As Jon Stewart steps down, 5 facts about The Daily Show
Jon Stewart is stepping down as host of The Daily Show after 16 years. During that time, the show has served not only as a source of media criticism, but also as a source of news in its own right. As Stewart’s tenure comes to an end, here are some key facts about how his program has made its imprint on journalism.
More Millennials Living With Family
Despite improvements in the labor market, Millennials today are less likely to be living independently of their families and establishing their own households than they were in the depths of the Great Recession.
Where do the oldest Americans live?
As the oldest Baby Boomers reach retirement age and older generations live longer, more counties across America are graying.
Most Americans now say learning their child is gay wouldn’t upset them
Today nearly six-in-ten (57%) say they would not be upset if they had a child come out as gay or lesbian, according to our survey conducted in May.
Political Media Habits Across Generations
Where do Millennials, Gen Xers and Baby Boomers get their news about politics and government? How do media habits differ across these three generations?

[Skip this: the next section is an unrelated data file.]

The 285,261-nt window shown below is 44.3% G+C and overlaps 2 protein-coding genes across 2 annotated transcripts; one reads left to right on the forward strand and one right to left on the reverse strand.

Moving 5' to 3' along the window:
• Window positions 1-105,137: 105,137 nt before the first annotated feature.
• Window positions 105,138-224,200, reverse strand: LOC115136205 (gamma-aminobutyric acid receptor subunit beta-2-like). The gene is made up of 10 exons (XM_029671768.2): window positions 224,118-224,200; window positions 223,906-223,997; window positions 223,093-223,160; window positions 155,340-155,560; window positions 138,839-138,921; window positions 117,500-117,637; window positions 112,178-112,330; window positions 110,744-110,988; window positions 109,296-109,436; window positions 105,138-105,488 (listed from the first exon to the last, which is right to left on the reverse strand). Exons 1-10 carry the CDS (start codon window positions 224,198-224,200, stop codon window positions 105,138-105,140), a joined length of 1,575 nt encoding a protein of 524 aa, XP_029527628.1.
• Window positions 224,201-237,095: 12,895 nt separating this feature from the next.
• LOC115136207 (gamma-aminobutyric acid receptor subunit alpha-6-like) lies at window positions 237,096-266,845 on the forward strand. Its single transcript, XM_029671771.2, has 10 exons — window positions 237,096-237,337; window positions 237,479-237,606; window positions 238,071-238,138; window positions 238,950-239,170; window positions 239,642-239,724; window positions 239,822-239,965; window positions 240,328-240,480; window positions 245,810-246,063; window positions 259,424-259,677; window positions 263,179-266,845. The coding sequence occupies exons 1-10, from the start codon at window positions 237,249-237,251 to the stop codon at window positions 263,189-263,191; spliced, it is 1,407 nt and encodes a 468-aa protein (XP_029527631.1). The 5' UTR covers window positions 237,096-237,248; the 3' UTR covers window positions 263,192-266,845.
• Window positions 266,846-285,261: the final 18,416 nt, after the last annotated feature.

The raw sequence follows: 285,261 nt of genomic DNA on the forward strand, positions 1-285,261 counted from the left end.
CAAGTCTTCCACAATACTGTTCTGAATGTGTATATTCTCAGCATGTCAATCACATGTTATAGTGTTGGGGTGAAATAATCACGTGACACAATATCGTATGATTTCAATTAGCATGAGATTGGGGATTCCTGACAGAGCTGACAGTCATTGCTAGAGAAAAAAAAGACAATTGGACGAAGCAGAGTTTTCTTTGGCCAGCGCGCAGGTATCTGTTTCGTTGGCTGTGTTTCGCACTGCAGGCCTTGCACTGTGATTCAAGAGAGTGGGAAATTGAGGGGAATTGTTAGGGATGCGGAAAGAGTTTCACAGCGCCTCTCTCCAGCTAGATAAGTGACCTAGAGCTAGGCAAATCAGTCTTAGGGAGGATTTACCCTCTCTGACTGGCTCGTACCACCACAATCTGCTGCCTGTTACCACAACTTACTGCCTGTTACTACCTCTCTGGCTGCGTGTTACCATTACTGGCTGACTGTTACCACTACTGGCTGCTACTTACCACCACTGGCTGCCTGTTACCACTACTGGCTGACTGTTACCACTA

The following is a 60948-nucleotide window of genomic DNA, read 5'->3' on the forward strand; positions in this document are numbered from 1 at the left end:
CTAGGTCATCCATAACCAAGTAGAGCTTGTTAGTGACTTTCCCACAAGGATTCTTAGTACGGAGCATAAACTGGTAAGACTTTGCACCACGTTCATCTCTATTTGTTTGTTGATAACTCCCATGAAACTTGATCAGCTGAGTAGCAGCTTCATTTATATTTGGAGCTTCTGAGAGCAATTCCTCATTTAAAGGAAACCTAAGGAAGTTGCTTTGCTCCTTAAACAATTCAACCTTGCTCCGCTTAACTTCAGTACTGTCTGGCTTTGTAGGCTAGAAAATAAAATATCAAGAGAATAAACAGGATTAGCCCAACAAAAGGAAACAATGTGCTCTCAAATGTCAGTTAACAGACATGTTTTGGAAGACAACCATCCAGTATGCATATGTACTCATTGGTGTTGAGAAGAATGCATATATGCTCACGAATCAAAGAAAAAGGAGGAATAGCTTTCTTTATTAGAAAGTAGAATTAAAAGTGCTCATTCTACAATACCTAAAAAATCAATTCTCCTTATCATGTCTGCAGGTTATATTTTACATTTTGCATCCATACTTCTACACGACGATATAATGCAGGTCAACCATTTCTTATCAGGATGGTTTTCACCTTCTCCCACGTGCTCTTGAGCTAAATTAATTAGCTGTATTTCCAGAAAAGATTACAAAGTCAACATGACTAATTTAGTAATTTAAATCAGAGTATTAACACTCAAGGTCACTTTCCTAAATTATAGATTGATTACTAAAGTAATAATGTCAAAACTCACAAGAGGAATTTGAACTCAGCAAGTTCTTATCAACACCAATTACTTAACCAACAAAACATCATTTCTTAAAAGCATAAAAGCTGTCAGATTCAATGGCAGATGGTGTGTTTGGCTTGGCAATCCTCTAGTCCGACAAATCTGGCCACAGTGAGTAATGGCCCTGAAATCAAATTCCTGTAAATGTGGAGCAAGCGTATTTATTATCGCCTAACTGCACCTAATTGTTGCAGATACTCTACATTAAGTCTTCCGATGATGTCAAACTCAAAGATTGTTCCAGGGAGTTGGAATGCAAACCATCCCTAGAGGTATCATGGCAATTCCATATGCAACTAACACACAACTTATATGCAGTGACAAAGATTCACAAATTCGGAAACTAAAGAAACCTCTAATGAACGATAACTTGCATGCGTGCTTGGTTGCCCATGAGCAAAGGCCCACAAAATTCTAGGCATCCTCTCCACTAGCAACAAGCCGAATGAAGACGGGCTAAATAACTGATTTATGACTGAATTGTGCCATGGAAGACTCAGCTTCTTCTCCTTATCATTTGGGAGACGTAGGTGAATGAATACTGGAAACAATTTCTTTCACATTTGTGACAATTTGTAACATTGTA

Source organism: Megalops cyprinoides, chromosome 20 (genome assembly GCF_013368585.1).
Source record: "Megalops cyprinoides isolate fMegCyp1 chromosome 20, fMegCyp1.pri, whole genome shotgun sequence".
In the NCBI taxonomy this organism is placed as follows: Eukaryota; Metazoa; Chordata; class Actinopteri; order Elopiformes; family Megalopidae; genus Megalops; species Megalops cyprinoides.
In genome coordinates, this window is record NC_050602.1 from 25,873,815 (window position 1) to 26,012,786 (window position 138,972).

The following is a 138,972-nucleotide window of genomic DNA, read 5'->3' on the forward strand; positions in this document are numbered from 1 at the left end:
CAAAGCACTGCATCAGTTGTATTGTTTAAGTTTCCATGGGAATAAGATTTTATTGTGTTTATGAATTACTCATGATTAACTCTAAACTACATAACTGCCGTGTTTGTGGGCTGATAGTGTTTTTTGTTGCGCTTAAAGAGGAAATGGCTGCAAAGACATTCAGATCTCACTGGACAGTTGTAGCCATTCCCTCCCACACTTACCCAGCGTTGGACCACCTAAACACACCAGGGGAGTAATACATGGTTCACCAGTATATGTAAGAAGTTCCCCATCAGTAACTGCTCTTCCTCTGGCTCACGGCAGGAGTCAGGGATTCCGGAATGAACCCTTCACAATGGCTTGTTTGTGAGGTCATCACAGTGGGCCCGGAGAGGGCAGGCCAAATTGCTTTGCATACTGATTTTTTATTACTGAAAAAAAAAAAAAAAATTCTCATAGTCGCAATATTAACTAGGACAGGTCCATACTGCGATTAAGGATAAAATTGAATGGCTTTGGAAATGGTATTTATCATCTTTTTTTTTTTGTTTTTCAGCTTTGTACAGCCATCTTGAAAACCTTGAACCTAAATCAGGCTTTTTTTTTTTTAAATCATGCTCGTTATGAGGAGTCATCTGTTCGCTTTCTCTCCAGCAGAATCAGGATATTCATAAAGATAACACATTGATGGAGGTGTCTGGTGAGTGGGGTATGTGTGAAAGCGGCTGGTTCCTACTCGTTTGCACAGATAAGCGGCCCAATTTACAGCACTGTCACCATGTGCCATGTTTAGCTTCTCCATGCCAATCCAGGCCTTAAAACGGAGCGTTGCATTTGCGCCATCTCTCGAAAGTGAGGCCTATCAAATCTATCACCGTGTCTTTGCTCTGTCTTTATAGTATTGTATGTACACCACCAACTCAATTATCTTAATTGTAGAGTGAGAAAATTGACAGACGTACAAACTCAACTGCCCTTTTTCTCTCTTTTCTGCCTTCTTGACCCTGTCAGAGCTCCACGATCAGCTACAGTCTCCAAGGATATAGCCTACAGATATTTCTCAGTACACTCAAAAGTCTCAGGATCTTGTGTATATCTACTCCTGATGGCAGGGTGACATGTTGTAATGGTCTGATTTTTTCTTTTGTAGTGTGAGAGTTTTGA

Millennials and Political News
Where do Millennials, Gen Xers and Baby Boomers get their news about politics and government? Our new study explores which sources they are familiar with, turn to, trust and distrust.
How Millennials’ political news habits differ from those of Gen Xers and Baby Boomers
Compared with the previous two generations, Millennials are less familiar with many news sources we asked about. Here are 5 facts about Millennials’ news habits.
Q&A: A look at what’s driving the changes seen in our Religious Landscape Study
Fact Tank sat down with David Campbell, a professor of political science at the University of Notre Dame, to explore what the new findings mean.
For Fact Tank’s anniversary, a look back at the news in the numbers
Here’s a roundup of our most-visited blog posts over the past year, along with some insights into the editorial thinking behind them.
Americans are aging, but not as fast as people in Germany, Italy and Japan
At least one-in-five people in Japan, Germany and Italy are already aged 65 or older, and most other European countries are close behind.